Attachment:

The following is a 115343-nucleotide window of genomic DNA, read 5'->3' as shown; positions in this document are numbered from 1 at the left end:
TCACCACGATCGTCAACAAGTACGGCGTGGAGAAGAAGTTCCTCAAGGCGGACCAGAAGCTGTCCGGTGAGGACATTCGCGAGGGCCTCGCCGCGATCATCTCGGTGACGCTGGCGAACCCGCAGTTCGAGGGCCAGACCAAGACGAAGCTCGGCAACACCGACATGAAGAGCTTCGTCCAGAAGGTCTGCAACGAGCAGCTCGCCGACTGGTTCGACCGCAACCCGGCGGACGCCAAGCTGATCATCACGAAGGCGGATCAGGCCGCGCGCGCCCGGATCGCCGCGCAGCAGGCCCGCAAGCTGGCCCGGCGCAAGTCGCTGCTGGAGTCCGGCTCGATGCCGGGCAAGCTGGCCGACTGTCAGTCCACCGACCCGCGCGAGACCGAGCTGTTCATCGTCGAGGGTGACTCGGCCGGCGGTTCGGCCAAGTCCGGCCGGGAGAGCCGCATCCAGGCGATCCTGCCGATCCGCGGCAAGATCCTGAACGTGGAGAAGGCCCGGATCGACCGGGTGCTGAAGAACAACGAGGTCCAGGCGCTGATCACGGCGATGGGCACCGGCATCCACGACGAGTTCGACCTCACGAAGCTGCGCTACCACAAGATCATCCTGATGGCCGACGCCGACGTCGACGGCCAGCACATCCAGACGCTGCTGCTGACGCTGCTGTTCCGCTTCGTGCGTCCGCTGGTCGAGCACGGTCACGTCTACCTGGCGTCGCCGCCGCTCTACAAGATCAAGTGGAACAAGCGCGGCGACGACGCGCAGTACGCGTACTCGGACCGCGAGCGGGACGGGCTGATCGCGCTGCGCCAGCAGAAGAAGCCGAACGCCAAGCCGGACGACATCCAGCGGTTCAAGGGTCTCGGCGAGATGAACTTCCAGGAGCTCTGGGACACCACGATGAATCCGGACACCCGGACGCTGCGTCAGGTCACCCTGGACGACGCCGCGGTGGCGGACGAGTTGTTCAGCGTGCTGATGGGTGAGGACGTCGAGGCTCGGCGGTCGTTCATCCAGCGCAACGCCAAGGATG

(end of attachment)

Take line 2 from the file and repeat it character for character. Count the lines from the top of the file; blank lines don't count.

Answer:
TCACCACGATCGTCAACAAGTACGGCGTGGAGAAGAAGTTCCTCAAGGCGGACCAGAAGCTGTCCGGTGAGGACATTCGCGAGGGCCTCGCCGCGATCATCTCGGTGACGCTGGCGAACCCGCAGTTCGAGGGCCAGACCAAGACGAAGCTCGGCAACACCGACATGAAGAGCTTCGTCCAGAAGGTCTGCAACGAGCAGCTCGCCGACTGGTTCGACCGCAACCCGGCGGACGCCAAGCTGATCATCACGAAGGCGGATCAGGCCGCGCGCGCCCGGATCGCCGCGCAGCAGGCCCGCAAGCTGGCCCGGCGCAAGTCGCTGCTGGAGTCCGGCTCGATGCCGGGCAAGCTGGCCGACTGTCAGTCCACCGACCCGCGCGAGACCGAGCTGTTCATCGTCGAGGGTGACTCGGCCGGCGGTTCGGCCAAGTCCGGCCGGGAGAGCCGCATCCAGGCGATCCTGCCGATCCGCGGCAAGATCCTGAACGTGGAGAAGGCCCGGATCGACCGGGTGCTGAAGAACAACGAGGTCCAGGCGCTGATCACGGCGATGGGCACCGGCATCCACGACGAGTTCGACCTCACGAAGCTGCGCTACCACAAGATCATCCTGATGGCCGACGCCGACGTCGACGGCCAGCACATCCAGACGCTGCTGCTGACGCTGCTGTTCCGCTTCGTGCGTCCGCTGGTCGAGCACGGTCACGTCTACCTGGCGTCGCCGCCGCTCTACAAGATCAAGTGGAACAAGCGCGGCGACGACGCGCAGTACGCGTACTCGGACCGCGAGCGGGACGGGCTGATCGCGCTGCGCCAGCAGAAGAAGCCGAACGCCAAGCCGGACGACATCCAGCGGTTCAAGGGTCTCGGCGAGATGAACTTCCAGGAGCTCTGGGACACCACGATGAATCCGGACACCCGGACGCTGCGTCAGGTCACCCTGGACGACGCCGCGGTGGCGGACGAGTTGTTCAGCGTGCTGATGGGTGAGGACGTCGAGGCTCGGCGGTCGTTCATCCAGCGCAACGCCAAGGATG